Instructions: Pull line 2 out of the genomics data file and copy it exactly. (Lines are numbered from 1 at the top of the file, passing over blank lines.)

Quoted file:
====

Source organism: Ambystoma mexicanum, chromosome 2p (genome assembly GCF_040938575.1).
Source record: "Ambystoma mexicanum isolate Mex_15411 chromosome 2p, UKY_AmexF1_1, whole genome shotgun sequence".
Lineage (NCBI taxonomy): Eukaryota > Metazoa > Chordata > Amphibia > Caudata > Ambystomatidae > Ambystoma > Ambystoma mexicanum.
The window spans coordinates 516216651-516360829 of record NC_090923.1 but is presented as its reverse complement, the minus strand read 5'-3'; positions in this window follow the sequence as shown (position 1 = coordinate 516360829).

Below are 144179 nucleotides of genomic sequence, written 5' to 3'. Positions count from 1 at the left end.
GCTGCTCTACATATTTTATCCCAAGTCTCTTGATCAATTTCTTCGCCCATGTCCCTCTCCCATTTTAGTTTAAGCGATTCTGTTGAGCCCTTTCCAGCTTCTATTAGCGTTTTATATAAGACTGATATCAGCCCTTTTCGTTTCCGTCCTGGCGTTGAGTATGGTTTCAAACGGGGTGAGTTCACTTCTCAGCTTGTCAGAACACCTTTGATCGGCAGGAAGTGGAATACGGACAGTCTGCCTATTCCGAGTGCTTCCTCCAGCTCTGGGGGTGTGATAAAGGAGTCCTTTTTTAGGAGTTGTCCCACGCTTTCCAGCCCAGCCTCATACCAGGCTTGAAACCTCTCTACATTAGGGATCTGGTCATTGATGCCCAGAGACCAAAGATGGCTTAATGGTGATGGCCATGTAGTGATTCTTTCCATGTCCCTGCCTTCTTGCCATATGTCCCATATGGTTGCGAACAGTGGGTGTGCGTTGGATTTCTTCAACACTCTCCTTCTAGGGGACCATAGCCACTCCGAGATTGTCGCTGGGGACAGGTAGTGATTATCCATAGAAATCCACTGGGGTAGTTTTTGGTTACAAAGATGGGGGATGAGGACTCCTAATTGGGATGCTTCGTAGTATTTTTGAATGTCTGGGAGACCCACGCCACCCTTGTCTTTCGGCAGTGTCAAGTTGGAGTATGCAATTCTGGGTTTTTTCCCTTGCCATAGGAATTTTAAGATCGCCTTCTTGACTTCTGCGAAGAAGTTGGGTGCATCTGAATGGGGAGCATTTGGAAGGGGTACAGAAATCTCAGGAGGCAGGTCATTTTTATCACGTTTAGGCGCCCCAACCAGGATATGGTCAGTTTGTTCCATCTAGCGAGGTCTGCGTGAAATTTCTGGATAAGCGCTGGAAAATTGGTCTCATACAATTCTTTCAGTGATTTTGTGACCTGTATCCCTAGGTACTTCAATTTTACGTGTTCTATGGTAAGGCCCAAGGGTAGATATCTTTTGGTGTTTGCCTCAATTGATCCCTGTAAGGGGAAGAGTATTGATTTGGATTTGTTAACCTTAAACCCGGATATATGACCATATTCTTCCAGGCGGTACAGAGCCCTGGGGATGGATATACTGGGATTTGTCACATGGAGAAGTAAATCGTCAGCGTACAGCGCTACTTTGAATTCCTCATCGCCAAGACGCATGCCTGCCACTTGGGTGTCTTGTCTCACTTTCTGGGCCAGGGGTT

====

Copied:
Source record: "Ambystoma mexicanum isolate Mex_15411 chromosome 2p, UKY_AmexF1_1, whole genome shotgun sequence".